more people perceived waiting shorter time occupied time feels shorter

2. Providing material to pass the time

Constructive use of our time (even if it’s only a perception of constructiveness) gives value to our time and perceived wait time, especially when this is short compared with the service time. Research suggests reading, socialising with other queuing customers, having a coffee and taking a moment can all make a wait feel shorter and more bearable.

That’s why many waiting rooms or service areas include magazines, self service coffee machines, memorabilia and intriguing décor—anything to distracts the customers waiting from skulking into ‘dead time’. Expected wait time in a waiting room give a consumer the option to action other tasks and return when they are at the top of the list - so long as it matches the actual wait time in the waiting line.

In a Queue-Fair Virtual Waiting Room, you have full control of the HTML of the Queue Pages, so they can look however you want them to look and say whatever you want them to say. Why not engage your visitors with a product slideshow, or a video of the artist for whom they want to buy tickets? The only limit is your imagination, after all.

3. Handing out menus before being seated

It doesn’t even feel like waiting when given a task to perform—especially if it’s backed up with a few drinks at the meet, greet, and start of your socialising. By merely integrating part of the process to the wait times, perceived waiting times practically disappear.

customers thinking about your products provide potential revenue opportunities
perceived wait moves faster help reduce queue anxiety

4. Add value to the wait

Have you noticed that airports have comfortable, well-spaced seating, with newsstands, shops, cafes, bars, and information centres dotted around? All of those added extras are designed to make your waiting room experience more comfortable and distracting, improving your psychology of queuing — as well as prizing a little extra cash from your pocket! As far as the psychology of queuing is concerned, having something to do, and sociably, appreciably shortens the perceived wait.

5. Replace waiting times with other activities

Have you ever noticed that your airport check-in seems the furthest place possible from the physical queues at the departure gate? It feels like bad planning, but it’s actually quite a clever way to improve the queuing experience. The time it takes you to get from one end of the airport to the other is time you aren’t sat moaning about how long it is until it’s time to board — even if you’re the type of traveller to arrive early. Now you can see why check-ins and waiting rooms are so specifically placed. It’s all added psychology. Unoccupied time feels longer than if we’re distracted or if we feel like we’re doing something useful. These emotions dominate our desire to leave the queue and get on with something more beneficial..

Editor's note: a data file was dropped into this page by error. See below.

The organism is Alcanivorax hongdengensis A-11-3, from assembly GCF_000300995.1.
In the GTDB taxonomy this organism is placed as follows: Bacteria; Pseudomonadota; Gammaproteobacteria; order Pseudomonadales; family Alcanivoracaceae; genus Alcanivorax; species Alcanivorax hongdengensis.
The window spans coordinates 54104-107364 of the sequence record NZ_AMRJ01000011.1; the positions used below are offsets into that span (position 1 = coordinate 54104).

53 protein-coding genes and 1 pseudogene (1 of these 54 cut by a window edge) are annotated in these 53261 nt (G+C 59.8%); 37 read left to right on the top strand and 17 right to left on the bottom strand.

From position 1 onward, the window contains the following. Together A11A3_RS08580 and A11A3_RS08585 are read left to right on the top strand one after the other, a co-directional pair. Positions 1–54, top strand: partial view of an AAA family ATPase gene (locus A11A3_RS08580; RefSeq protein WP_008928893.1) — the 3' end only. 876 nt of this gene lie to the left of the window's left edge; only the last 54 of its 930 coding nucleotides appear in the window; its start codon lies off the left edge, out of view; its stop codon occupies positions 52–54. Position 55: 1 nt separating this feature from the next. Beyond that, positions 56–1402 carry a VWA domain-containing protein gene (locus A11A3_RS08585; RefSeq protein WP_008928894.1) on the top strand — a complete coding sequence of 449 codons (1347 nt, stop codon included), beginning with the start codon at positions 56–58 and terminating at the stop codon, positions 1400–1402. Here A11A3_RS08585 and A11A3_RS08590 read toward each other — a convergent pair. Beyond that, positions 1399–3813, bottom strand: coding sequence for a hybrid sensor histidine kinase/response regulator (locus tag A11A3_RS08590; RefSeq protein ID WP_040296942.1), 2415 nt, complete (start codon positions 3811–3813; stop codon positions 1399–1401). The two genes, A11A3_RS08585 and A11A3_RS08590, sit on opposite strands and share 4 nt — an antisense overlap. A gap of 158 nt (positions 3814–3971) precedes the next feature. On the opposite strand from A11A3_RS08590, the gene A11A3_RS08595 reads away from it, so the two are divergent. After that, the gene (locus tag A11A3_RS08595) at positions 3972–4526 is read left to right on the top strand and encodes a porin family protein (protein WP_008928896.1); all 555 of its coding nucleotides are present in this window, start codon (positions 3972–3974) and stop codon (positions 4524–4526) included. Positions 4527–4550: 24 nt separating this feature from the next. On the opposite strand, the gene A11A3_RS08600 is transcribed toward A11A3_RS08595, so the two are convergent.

The same works for arrivals and baggage claim; walking time replaces waiting time — your luggage is more likely to be ready and waiting if it’s taken longer for you to get there, improving your queuing experience - but showing people moving faster through express lanes or just the other line is probably counterproductive for a good queue experience.

one serpentine line customer experience drive through people claim
first place customer willing to wait improves customer experience

6. Utilise a meet and greet

Look how much better we ease into a long wait if we’ve been met and told, “I’ll be with you as soon as I’ve dealt with this issue” or “now we have your details, someone will be with you in around 10 minutes.” This creates positive memories of a well-managed waiting experience and queue times, especially if managed to adhere to your expected appointment time. Again, it’s all part of delivering a preferable customer experience.

Checking-in before we start the real waiting, or having our order taken so fast food can be prepared while we wait to pay, are all ways of engaging with a consumer to make them feel noticed and included while they are in your queue system. There’s far less chance of losing a sale that way, too. What can we do about online queuing in our virtual waiting rooms? Although many of the practices for our online queuing waits aren’t applicable, the psychology of waiting in line or queuing remains the same for an online service interaction.

Keeping consumers informed and educated throughout their wait, applying a fair system with equitable waits where everyone is treated justly, and providing options and estimates so they can make the most of the queue time, are all ways of easing the anxiety of being in an online queue.

If your online queuing system doesn’t take care of your customers the way you want it to — to maintain their online experience while waiting to make their purchase or access your service — isn’t it time your queue system did? It could be the difference between hitting the sweet spot of sales figures or service interaction and losing your customers — and a small fortune.